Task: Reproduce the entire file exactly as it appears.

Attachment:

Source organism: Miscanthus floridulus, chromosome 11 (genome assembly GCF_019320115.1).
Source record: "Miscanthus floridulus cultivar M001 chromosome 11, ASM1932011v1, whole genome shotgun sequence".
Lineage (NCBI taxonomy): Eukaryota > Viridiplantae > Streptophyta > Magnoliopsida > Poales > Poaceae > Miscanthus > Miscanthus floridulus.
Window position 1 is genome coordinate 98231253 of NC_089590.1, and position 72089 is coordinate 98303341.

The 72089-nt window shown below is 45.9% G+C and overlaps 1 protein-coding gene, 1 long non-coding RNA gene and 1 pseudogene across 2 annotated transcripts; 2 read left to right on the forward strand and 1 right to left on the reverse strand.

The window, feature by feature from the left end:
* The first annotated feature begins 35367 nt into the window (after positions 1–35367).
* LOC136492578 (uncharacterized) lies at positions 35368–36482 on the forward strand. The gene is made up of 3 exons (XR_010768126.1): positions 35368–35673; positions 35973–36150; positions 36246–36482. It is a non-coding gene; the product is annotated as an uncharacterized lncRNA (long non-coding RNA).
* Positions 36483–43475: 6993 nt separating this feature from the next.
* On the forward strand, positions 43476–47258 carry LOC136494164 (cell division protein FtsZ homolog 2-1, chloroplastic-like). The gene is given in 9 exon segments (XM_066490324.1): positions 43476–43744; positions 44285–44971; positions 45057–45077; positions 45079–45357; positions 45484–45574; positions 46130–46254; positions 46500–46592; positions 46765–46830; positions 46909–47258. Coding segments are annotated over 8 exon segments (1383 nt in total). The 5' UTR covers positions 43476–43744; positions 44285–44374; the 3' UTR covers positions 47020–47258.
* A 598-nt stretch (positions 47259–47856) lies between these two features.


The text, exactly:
Source organism: Miscanthus floridulus, chromosome 11 (genome assembly GCF_019320115.1).
Source record: "Miscanthus floridulus cultivar M001 chromosome 11, ASM1932011v1, whole genome shotgun sequence".
Lineage (NCBI taxonomy): Eukaryota > Viridiplantae > Streptophyta > Magnoliopsida > Poales > Poaceae > Miscanthus > Miscanthus floridulus.
Window position 1 is genome coordinate 98231253 of NC_089590.1, and position 72089 is coordinate 98303341.

The 72089-nt window shown below is 45.9% G+C and overlaps 1 protein-coding gene, 1 long non-coding RNA gene and 1 pseudogene across 2 annotated transcripts; 2 read left to right on the forward strand and 1 right to left on the reverse strand.

The window, feature by feature from the left end:
* The first annotated feature begins 35367 nt into the window (after positions 1–35367).
* LOC136492578 (uncharacterized) lies at positions 35368–36482 on the forward strand. The gene is made up of 3 exons (XR_010768126.1): positions 35368–35673; positions 35973–36150; positions 36246–36482. It is a non-coding gene; the product is annotated as an uncharacterized lncRNA (long non-coding RNA).
* Positions 36483–43475: 6993 nt separating this feature from the next.
* On the forward strand, positions 43476–47258 carry LOC136494164 (cell division protein FtsZ homolog 2-1, chloroplastic-like). The gene is given in 9 exon segments (XM_066490324.1): positions 43476–43744; positions 44285–44971; positions 45057–45077; positions 45079–45357; positions 45484–45574; positions 46130–46254; positions 46500–46592; positions 46765–46830; positions 46909–47258. Coding segments are annotated over 8 exon segments (1383 nt in total). The 5' UTR covers positions 43476–43744; positions 44285–44374; the 3' UTR covers positions 47020–47258.
* A 598-nt stretch (positions 47259–47856) lies between these two features.